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2013 Annual Science Report

Rensselaer Polytechnic Institute Reporting  |  SEP 2012 – AUG 2013

Project 6: The Environment of the Early Earth

Project Summary

This project involves the development of capabilities that will allow scientists to obtain information about the conditions on early Earth (3.0 to 4.5 billion years ago) by conducting chemical analyzes of crystals (minerals) that have survived since that time. Minerals incorporate trace concentrations of ions and gaseous molecules from the local environment. We are conducting experiments to calibrate the uptake of these “impurities” that we expect to serve as indicators of temperature, moisture, oxidation state and atmosphere composition. Our focus has been mainly on zircon, quartz, and apatite.

4 Institutions
3 Teams
2 Publications
0 Field Sites
Field Sites

Project Progress

We are conducting additional studies to investigate the redox environment of the Early Earth though measurements of impurities in zircon. We have recently expanded our studies to include direct measurements (by XANES) of Ce4+/Ce3+ ratios in zircon in modern, experimental, and ancient zircons. The former two set the stage for the interpretation of ancient Ce4+/Ce3+ ratios recorded in Hadean zircon. In order to test the robustness of this ratio, we have also been conducting experiments that will enable us to evaluate the likelihood of redox preservation in zircon crystals. We submitted the our first paper on our XANES work related to zircon in September of 2013 (Trail et al.).

We recently published a very comprehensive paper (~20,000 word, 19 figures), discussing our knowledge of the Hadean Earth, and how experimental geochemistry has helped us understand it. We have also started to investigate how the processes of biology influence the geochemistry of rocks and accessory minerals in particular. For example, sedimentary -type granites are more reducing than igneous-types; this difference has been attributed to the presence of carbonaceous material in the sedimentary source rocks. We are exploring whether this holds true for the sedimentary- and igneous-type rocks of the very well studied Lachlan fold belt. Our findings indicate that indeed zircons found in sedimentary -type rocks (on average) crystallized under more reduced conditions than those found in igneous-type rocks. We intend to explore whether this simple observation might help us understand how biology influences the redox states of even more ancient rocks, through crustal recycling.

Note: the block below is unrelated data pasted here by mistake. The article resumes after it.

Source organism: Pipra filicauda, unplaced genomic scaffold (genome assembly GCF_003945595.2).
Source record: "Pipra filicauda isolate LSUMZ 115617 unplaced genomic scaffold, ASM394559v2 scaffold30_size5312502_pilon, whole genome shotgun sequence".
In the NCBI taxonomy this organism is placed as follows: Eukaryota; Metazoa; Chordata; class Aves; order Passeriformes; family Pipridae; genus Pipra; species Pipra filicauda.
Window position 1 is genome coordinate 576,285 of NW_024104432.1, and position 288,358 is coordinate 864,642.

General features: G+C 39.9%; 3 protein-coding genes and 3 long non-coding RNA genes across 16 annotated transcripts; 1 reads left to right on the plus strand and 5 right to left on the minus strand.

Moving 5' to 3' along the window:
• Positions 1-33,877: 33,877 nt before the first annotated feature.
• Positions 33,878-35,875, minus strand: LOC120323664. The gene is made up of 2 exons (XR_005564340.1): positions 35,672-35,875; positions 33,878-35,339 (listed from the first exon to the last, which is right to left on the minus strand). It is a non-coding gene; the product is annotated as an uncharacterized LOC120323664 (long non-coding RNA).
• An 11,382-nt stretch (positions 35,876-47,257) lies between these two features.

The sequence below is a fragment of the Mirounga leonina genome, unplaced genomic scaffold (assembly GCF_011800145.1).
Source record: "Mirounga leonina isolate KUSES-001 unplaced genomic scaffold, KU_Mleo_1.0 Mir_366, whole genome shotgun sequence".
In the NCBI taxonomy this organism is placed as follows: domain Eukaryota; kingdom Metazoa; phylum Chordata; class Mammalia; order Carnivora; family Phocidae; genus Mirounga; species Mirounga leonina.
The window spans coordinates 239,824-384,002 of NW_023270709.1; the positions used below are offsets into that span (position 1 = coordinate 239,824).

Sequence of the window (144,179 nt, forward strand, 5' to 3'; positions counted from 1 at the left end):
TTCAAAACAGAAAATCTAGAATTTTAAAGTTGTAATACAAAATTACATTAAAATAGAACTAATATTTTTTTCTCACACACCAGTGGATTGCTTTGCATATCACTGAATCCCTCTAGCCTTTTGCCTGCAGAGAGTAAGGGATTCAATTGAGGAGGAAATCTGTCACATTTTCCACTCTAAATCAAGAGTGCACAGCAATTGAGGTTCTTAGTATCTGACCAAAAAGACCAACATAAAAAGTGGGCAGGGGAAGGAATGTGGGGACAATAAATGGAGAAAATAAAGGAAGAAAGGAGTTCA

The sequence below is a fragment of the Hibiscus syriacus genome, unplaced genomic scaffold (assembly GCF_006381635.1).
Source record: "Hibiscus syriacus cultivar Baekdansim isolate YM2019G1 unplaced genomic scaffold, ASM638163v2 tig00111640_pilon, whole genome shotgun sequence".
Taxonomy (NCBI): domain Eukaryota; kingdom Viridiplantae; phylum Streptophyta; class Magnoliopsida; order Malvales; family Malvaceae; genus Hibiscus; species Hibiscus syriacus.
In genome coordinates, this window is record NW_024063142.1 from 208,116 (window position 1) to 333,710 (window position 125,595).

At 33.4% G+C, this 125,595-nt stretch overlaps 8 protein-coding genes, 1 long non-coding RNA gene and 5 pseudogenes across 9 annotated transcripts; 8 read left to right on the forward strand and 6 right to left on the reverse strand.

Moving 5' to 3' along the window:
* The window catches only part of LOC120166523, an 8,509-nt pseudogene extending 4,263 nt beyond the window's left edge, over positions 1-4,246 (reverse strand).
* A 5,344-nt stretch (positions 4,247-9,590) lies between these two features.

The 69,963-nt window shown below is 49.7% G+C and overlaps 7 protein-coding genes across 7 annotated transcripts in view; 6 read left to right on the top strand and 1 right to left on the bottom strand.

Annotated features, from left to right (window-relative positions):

Biosignature mimics – mass dependent carbon isotope fractionation.
The abundances and isotopic compositions of C, S, N, H are commonly used to identify biological activity in ancient sedimentary rocks. Key to this strategy is the assumption that certain isotopic fractionations (e.g., 13C depletion in carbonaceous material) are uniquely biological in origin. As part of our investigation of abiotic phenomena that might impersonate biosignatures, we undertook an experimental study of carbon diffusion in the grain boundaries of rocks and in Fe metal, in order determine the effect of isotopic mass on diffusion. Our ion probe work on these experiments demonstrated that C isotopes are fractionated as they diffuse through an Fe polycrystalline rod. In particular, 12C diffuses faster through the rod than 13C, resulting in 13C depletion near the distal end of a diffusion profile. Our manuscript on this topic was recently accepted for publication and is now in press (Mueller et al).

Apatite thermometer and oxygen fugacity sensor
Apatite is an important mineral that may form by biological processes. Some of the oldest known isotopically light carbon is associated with apatite crystals in ancient 3.8 Ga sediments. We have experimentally calibrated an apatite thermometer and oxygen fugacity sensor to apply to natural settings. We have also applied this calibration to apatites from lunar mare basalts. Surprisingly, our initial data suggest relatively oxidizing conditions, most likely attributable to disturbed apatite chemistry from the time of original crystallization.

Trace elements in quartz
We have been investigating the geochemistry of quartz from well-constrained environments throughout the world by LA-ICP-MS (e.g., Lachlan fold belt, granitoids of the northeast United States , volcanic rocks from the US and Australia). With these ~200 samples, we have built up a geochemical database of many trace elements in quartz, and observe systematic differences in trace element chemistry depending on the formation environment. Along with experiments, these data are being used as stepping stone to interpret and understand the geochemistry of quartz from ancient sedimentary environments (e.g., the Jack Hills and Mt. Alfred locations in Western Australia and the Witwatersrand in South Africa).